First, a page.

Contracts I, Pages 381–391

Specht v. Netscape

United States Court of Appeals, Second Circuit, 2002


Plaintiff installed Netscape's programs Communicator and SmartDownload. Netscape stored cookies. SmartDownload created a unique identification key, which it transmitted to Netscape along with the URL of any file downloaded when Communicator sent such a download to SmartDownload. Plaintiffs claim these processes constituted unlawful electronic surveillance of their online activities.

While downloading Communicator required clicking "Yes" to whether one accepted the license, SmartDownload only had a link to the license below the download link and did not mention the license in the actual program. The licenses required virtually all disputes to be settled by arbitration.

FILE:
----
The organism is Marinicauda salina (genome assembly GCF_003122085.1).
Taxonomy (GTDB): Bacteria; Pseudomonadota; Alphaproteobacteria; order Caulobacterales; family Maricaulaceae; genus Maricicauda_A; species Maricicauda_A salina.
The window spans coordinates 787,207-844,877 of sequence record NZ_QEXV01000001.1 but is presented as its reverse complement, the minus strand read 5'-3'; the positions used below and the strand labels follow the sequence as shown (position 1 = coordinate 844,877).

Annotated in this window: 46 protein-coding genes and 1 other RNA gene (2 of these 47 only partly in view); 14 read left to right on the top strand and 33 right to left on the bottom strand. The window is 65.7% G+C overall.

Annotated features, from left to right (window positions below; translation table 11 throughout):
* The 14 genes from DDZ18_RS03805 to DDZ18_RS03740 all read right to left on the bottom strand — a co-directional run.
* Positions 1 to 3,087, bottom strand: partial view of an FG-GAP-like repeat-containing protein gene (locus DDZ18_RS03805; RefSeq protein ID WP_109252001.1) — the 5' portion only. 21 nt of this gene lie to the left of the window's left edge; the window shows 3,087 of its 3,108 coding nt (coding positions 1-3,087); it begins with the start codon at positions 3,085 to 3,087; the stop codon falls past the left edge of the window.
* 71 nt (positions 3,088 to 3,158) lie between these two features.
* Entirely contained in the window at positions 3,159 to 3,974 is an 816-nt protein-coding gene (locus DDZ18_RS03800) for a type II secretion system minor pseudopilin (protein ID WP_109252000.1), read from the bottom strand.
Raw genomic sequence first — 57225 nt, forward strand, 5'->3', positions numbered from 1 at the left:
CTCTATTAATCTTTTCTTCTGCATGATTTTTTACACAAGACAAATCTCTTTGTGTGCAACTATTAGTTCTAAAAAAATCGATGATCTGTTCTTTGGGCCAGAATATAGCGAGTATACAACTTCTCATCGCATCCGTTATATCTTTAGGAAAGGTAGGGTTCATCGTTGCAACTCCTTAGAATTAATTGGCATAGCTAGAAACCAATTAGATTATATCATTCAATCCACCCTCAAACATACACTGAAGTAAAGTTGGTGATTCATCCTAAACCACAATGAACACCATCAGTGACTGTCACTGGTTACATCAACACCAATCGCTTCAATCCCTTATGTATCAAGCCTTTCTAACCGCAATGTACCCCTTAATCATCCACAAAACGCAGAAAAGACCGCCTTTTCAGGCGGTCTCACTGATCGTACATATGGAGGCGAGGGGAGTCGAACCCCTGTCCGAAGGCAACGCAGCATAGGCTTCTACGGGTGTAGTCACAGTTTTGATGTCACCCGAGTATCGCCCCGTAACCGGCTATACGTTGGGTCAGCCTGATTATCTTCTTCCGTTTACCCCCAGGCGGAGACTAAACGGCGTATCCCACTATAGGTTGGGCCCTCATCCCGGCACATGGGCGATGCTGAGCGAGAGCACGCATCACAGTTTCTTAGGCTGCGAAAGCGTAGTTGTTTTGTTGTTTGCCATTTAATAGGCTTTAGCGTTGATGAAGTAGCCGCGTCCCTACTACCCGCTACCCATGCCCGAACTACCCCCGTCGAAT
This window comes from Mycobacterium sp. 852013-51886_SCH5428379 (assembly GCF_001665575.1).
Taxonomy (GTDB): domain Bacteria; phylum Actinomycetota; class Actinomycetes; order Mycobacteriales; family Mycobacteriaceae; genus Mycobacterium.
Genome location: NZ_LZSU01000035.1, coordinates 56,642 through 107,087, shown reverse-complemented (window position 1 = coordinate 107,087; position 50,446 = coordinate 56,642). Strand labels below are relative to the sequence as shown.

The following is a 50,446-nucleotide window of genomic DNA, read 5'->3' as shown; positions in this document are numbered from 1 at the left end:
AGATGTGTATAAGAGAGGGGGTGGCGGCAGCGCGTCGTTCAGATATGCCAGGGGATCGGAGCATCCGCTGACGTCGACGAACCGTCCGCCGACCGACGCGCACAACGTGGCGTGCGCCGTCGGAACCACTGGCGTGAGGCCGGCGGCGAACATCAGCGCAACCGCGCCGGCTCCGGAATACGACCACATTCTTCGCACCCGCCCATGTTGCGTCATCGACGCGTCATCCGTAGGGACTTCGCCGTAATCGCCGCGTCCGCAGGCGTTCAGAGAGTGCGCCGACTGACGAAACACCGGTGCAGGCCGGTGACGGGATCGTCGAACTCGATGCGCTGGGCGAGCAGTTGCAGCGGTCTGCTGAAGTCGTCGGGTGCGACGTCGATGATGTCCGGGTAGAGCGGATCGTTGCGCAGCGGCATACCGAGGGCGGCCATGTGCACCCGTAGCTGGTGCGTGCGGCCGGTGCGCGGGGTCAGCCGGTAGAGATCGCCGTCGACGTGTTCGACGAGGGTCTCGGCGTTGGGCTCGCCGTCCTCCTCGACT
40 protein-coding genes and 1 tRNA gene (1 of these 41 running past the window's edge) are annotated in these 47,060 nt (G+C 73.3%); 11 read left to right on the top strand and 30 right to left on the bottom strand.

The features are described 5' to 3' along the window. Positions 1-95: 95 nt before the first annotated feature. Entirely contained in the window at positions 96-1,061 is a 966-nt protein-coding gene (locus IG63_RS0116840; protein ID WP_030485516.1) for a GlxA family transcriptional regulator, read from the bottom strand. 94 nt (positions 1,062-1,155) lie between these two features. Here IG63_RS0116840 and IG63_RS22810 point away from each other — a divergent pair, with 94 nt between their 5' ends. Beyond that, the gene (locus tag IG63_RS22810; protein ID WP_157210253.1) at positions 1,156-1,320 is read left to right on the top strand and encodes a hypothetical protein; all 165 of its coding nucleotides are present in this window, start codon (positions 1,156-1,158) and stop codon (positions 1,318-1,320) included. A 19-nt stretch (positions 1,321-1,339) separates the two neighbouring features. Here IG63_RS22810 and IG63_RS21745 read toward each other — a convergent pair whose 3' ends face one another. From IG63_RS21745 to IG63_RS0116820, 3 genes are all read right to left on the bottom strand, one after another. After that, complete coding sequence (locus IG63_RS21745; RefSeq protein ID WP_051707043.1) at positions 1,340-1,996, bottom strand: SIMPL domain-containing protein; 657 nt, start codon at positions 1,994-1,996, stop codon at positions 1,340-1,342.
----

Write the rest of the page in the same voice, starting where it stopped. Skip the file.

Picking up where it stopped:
Procedural History:

District court denied defendants' motion to compel arbitration and to stay court proceedings.


Whether plaintiffs, by acting upon defendants' invitation to download free software made available on defendants' webpage, agreed to be bound by the software's license terms, including arbitration clause, even though plaintiffs could not have learned of those terms unless they scrolled down to a screen below the download button.


An offeree is not bound by his apparent manifestation of assent if he does not know or have reason to know of the terms.


A user did not have a reason to scroll down as they could already see the large "Download Now!" button, so their existence could not be reasonably known by plaintiffs.


A reasonably prudent Internet user in such circumstances would not have known or learned of the existence of the license terms and that therefore defendants did not provide reasonable notice of the license terms. Affirmed.